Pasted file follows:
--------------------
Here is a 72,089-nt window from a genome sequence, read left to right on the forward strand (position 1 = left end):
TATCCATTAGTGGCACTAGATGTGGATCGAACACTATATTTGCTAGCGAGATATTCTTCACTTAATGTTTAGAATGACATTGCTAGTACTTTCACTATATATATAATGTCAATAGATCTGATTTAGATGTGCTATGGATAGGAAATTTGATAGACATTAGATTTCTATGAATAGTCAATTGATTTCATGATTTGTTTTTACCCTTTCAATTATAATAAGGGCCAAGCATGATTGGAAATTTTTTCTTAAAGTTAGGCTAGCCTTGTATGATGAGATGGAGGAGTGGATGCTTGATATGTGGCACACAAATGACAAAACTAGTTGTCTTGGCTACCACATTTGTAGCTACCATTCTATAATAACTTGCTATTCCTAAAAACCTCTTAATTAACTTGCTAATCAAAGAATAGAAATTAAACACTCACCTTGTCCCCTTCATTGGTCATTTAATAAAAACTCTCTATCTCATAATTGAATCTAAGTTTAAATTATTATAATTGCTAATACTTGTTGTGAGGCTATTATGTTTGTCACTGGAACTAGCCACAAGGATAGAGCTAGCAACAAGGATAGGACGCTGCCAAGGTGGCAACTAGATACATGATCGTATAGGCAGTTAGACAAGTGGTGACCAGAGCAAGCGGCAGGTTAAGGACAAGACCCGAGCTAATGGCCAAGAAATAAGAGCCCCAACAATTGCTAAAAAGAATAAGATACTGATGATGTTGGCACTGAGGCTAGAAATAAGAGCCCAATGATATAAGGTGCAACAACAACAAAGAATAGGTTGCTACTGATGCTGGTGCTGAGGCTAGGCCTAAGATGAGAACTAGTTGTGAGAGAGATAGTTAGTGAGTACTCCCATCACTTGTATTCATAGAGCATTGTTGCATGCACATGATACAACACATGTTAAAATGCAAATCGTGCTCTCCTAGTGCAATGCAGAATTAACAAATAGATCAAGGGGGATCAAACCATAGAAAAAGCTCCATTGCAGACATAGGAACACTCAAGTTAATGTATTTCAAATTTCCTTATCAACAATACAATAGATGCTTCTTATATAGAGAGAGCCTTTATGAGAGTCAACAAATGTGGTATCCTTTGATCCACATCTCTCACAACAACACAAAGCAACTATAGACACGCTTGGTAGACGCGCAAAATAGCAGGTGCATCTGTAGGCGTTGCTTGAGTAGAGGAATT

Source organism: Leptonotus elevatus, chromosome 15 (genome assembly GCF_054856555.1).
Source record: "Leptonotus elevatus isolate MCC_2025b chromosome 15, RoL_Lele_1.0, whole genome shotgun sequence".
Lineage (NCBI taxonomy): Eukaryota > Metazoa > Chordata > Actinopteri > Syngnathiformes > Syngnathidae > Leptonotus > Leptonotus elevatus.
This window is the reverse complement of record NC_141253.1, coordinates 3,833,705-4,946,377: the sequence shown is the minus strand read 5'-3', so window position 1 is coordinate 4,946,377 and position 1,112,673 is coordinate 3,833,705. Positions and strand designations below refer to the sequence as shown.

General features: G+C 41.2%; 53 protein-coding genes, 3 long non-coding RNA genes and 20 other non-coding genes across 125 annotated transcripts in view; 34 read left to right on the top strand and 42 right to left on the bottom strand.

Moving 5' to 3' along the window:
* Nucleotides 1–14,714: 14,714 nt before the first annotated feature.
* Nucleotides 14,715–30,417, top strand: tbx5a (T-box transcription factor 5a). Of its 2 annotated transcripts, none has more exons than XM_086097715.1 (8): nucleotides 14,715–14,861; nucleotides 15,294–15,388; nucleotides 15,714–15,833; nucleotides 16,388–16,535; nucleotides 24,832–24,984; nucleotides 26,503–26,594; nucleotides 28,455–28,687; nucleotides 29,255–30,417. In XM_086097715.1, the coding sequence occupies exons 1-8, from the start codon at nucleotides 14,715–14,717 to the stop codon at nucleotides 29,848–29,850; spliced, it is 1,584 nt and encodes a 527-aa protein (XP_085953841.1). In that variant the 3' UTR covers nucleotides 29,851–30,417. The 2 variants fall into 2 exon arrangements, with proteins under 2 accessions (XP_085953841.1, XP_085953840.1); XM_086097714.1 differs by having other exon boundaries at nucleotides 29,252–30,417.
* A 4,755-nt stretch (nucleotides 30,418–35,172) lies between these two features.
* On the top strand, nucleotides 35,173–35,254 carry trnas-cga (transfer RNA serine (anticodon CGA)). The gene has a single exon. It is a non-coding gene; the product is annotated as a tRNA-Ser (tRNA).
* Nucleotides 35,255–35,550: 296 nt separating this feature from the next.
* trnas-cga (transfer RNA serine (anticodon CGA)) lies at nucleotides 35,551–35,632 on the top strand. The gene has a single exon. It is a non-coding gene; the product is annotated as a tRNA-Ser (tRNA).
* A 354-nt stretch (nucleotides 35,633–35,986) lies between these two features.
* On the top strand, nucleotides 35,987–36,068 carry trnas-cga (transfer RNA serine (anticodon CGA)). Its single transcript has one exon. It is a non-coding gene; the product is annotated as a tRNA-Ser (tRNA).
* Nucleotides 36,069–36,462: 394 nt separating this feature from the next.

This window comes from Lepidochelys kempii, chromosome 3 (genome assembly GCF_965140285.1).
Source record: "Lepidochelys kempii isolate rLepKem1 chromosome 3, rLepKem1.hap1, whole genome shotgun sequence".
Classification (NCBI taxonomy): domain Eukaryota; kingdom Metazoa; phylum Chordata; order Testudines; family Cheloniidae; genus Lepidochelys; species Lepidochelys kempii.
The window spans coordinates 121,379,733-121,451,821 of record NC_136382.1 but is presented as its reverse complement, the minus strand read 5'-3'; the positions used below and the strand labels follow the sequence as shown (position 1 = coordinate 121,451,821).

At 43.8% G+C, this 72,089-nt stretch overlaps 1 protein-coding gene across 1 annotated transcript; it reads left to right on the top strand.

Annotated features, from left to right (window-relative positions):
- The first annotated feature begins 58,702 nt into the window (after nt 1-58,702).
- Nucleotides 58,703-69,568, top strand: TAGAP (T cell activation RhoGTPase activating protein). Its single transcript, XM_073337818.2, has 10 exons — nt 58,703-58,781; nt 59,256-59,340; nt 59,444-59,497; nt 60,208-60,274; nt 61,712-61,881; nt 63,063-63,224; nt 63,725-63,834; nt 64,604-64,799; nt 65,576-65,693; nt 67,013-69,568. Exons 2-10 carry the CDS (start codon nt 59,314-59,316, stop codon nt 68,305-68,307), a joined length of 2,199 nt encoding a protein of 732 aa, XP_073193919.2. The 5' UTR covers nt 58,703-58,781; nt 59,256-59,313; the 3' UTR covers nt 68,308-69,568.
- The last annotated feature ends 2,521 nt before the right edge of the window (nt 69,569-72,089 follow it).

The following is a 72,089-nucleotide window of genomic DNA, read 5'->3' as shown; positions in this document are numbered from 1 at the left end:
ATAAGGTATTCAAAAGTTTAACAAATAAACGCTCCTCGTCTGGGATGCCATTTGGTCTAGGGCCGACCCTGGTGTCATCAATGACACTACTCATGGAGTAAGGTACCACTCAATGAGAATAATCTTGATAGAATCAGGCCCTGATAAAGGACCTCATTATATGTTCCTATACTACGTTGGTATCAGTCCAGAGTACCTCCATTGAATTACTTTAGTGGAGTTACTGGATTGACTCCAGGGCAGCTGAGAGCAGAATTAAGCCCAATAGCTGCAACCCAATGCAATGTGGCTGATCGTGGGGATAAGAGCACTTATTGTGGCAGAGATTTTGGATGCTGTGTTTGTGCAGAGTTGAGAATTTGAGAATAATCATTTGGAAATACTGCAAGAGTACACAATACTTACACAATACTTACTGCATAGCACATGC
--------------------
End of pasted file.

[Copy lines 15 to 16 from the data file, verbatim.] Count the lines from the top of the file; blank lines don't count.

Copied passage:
* A 354-nt stretch (nucleotides 35,633–35,986) lies between these two features.
* On the top strand, nucleotides 35,987–36,068 carry trnas-cga (transfer RNA serine (anticodon CGA)). Its single transcript has one exon. It is a non-coding gene; the product is annotated as a tRNA-Ser (tRNA).